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Emotional impact of research on PhD students

Emotional impact of research on PhD students
Emotional impact of research on PhD students
Researchers can be emotionally affected by working on particular topics, such as illness or violence. Novice researchers, such as Doctoral students, may be particularly affected. However, research methods training does not typically include skills on how to cope with this. The small body of existing literature on emotional impacts focuses on qualitative research methods, but it is likely that researchers using other methods are affected too. This research project aimed to identify the extent to which PGR students at the University of Southampton are emotionally affected by their research. Focus Group Discussions were conducted with students from two Faculties to identify the range of issues experienced, and an online survey with all five Faculties was conducted to establish how widespread the issues are. Almost two hundred participants responded to the survey, reporting a wide range of emotional impacts of their Doctoral work. Some impacts were related specifically to the topic or methodology (not just qualitative methodologies), while others were related to Doctoral studies in general. There was clear evidence that some PGR students experience emotional effects from their research topic, but they were not always able to find effective coping strategies. While just over a third of survey respondents reported being distressed by their data collection, nearly half thought it was inappropriate to discuss emotional issues with their supervisors, despite supervisors having a pastoral care role. The most commonly used coping strategies were self-help, although institutional support was drawn on to a lesser extent. There were some concerns that University support services were not oriented toward the needs of PGR students, and that the responsibility for PGR wellbeing was not always clear. There were requests for additional support, such as mentoring, and greater communication of the support that is already available. Supervisors could consider encouraging their students to discuss the emotional nature of their research more openly, and reflexive diaries may be a useful methodological technique for PGRs to adopt.
Reflexivity, Emotion, Harm, PhD, doctoral students, student support
University of Southampton
Willis, Rosalind
dd2e5e10-58bf-44ca-9c04-f355f3af26ba
Lewzey, Paul Graham
f15713d5-5790-491b-a515-c4d93ed74489
Mulkey, Heather
9876260d-51d3-4555-8315-4f200616220c
Sanchez Garcia, Ruben
8246cea2-ae1c-44f2-94e9-bacc9371c3ed
Willis, Rosalind
dd2e5e10-58bf-44ca-9c04-f355f3af26ba
Lewzey, Paul Graham
f15713d5-5790-491b-a515-c4d93ed74489
Mulkey, Heather
9876260d-51d3-4555-8315-4f200616220c
Sanchez Garcia, Ruben
8246cea2-ae1c-44f2-94e9-bacc9371c3ed

Willis, Rosalind, Lewzey, Paul Graham, Mulkey, Heather and Sanchez Garcia, Ruben (2020) Emotional impact of research on PhD students Southampton. University of Southampton 39pp.

Record type: Monograph (Project Report)

Abstract

Researchers can be emotionally affected by working on particular topics, such as illness or violence. Novice researchers, such as Doctoral students, may be particularly affected. However, research methods training does not typically include skills on how to cope with this. The small body of existing literature on emotional impacts focuses on qualitative research methods, but it is likely that researchers using other methods are affected too. This research project aimed to identify the extent to which PGR students at the University of Southampton are emotionally affected by their research. Focus Group Discussions were conducted with students from two Faculties to identify the range of issues experienced, and an online survey with all five Faculties was conducted to establish how widespread the issues are. Almost two hundred participants responded to the survey, reporting a wide range of emotional impacts of their Doctoral work. Some impacts were related specifically to the topic or methodology (not just qualitative methodologies), while others were related to Doctoral studies in general. There was clear evidence that some PGR students experience emotional effects from their research topic, but they were not always able to find effective coping strategies. While just over a third of survey respondents reported being distressed by their data collection, nearly half thought it was inappropriate to discuss emotional issues with their supervisors, despite supervisors having a pastoral care role. The most commonly used coping strategies were self-help, although institutional support was drawn on to a lesser extent. There were some concerns that University support services were not oriented toward the needs of PGR students, and that the responsibility for PGR wellbeing was not always clear. There were requests for additional support, such as mentoring, and greater communication of the support that is already available. Supervisors could consider encouraging their students to discuss the emotional nature of their research more openly, and reflexive diaries may be a useful methodological technique for PGRs to adopt.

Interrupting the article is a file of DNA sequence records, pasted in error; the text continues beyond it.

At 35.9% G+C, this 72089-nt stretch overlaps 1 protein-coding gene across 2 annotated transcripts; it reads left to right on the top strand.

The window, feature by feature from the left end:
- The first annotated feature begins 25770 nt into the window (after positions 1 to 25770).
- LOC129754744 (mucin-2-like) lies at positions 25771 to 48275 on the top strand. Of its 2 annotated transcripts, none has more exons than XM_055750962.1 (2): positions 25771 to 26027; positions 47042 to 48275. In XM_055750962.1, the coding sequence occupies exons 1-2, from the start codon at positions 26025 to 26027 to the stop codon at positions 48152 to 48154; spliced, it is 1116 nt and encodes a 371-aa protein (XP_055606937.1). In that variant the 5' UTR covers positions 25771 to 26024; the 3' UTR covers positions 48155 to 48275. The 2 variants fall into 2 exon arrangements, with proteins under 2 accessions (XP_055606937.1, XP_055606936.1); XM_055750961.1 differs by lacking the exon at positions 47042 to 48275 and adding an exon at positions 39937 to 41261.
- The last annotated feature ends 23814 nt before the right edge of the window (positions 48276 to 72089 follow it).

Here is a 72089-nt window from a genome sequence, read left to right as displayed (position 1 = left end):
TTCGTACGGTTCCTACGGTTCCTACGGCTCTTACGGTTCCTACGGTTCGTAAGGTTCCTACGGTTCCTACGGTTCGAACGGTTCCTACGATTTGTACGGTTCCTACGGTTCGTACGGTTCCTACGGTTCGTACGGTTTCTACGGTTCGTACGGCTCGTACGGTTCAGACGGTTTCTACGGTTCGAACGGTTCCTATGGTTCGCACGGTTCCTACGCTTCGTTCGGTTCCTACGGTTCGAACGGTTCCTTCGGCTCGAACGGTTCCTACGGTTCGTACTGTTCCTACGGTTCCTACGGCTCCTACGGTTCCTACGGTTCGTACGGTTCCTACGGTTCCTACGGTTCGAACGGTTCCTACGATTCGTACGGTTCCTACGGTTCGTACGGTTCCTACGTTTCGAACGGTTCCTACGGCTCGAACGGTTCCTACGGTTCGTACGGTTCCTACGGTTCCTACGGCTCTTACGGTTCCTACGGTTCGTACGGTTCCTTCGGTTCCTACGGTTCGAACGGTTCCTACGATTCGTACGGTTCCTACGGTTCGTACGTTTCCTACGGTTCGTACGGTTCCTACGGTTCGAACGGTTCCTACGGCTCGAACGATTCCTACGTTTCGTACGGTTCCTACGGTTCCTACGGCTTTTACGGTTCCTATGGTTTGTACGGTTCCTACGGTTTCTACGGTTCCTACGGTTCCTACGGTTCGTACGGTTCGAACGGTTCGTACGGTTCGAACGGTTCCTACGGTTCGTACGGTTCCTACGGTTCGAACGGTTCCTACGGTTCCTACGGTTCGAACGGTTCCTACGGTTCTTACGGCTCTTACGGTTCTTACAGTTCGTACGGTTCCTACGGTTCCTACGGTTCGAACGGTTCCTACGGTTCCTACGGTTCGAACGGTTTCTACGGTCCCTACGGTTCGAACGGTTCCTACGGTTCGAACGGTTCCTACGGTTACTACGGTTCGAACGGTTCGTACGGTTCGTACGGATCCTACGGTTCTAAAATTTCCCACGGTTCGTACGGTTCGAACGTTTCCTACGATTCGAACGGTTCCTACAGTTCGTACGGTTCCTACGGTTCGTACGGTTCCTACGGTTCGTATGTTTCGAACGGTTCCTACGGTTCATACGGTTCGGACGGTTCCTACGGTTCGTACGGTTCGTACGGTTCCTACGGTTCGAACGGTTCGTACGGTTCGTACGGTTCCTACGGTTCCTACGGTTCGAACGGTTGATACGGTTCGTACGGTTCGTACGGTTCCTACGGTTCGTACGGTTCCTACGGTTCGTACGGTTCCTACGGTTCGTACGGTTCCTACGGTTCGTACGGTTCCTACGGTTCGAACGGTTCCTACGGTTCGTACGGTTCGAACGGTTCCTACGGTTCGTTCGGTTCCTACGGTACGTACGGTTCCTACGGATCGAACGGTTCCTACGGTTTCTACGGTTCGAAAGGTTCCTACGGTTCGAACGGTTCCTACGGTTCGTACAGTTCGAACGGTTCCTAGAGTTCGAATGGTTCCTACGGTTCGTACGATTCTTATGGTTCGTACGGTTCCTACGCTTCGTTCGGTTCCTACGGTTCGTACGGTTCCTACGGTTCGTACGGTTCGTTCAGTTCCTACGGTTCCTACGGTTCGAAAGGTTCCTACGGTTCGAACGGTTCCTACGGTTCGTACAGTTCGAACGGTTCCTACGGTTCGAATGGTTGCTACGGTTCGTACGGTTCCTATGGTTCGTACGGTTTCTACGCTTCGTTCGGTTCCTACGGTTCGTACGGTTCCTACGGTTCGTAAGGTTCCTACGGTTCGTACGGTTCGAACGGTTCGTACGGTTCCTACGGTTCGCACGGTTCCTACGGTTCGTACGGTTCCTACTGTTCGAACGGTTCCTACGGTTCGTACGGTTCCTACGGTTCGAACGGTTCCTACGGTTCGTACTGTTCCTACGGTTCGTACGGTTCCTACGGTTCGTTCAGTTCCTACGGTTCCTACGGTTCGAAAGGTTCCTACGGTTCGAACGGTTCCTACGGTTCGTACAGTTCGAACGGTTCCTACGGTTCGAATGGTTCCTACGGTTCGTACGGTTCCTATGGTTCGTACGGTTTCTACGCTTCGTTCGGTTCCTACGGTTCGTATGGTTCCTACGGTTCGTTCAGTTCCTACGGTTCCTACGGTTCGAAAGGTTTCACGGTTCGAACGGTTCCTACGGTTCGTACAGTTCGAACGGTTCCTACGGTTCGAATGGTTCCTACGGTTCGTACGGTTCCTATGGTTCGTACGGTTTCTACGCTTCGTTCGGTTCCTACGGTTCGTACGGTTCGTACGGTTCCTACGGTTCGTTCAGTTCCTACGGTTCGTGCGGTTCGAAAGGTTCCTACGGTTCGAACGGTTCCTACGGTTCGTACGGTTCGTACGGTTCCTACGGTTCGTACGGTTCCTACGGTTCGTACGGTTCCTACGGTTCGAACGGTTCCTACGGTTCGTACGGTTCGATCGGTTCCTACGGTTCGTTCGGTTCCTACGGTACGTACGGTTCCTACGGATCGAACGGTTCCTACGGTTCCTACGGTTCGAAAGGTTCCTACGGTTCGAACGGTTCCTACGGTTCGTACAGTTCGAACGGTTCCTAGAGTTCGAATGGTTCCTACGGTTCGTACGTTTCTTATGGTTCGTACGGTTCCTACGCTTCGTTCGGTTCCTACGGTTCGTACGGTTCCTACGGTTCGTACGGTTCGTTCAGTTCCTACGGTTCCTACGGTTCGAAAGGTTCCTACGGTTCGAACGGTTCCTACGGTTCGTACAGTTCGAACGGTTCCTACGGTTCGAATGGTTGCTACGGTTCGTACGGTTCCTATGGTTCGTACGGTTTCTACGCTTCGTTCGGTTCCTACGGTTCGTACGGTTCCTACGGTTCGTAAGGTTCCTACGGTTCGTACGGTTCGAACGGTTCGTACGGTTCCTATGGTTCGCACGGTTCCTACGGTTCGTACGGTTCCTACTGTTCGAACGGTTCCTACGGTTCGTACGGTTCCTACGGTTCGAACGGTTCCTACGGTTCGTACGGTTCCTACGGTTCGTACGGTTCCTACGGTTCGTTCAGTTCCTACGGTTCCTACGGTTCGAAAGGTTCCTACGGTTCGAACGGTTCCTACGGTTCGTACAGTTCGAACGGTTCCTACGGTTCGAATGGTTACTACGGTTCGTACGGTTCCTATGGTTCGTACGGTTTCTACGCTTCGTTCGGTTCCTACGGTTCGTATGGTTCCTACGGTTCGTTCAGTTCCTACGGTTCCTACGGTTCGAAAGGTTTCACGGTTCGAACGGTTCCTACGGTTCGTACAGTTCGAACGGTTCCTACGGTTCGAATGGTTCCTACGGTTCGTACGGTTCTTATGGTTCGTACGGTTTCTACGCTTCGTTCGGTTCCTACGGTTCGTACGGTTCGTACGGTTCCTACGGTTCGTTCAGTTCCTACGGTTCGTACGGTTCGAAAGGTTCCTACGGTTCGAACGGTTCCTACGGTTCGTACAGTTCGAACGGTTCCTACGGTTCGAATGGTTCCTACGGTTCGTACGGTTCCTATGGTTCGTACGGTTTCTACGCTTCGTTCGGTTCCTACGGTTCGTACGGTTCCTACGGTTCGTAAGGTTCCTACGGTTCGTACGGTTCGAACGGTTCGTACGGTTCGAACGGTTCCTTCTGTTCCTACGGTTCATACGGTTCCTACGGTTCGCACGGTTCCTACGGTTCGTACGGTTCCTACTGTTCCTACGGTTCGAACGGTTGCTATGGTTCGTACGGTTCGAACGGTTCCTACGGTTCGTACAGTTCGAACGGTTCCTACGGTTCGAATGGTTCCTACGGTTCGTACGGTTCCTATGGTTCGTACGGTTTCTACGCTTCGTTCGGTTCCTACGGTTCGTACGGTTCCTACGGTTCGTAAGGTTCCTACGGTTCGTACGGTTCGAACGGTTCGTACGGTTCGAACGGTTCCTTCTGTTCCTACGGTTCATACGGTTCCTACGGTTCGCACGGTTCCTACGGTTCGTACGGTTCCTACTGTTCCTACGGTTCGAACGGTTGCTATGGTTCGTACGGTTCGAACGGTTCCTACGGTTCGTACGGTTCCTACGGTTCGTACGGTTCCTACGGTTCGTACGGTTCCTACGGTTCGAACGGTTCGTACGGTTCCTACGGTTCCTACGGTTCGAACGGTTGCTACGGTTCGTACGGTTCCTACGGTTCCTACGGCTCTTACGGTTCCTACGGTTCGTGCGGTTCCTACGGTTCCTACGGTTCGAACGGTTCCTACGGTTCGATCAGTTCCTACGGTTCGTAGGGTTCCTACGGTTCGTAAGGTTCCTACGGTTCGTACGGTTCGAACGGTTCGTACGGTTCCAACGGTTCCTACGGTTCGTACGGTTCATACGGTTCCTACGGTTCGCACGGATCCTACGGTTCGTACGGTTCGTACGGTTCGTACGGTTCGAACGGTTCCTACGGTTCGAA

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More information

Published date: 12 November 2020
Keywords: Reflexivity, Emotion, Harm, PhD, doctoral students, student support

Identifiers

Local EPrints ID: 445340
URI: http://eprints.soton.ac.uk/id/eprint/445340
PURE UUID: a2e38072-09d2-42ae-8ef4-43706e203911
ORCID for Rosalind Willis: ORCID iD orcid.org/0000-0001-6687-5799
ORCID for Ruben Sanchez Garcia: ORCID iD orcid.org/0000-0001-6479-3028

Catalogue record

Date deposited: 02 Dec 2020 17:34
Last modified: 13 Dec 2021 03:05

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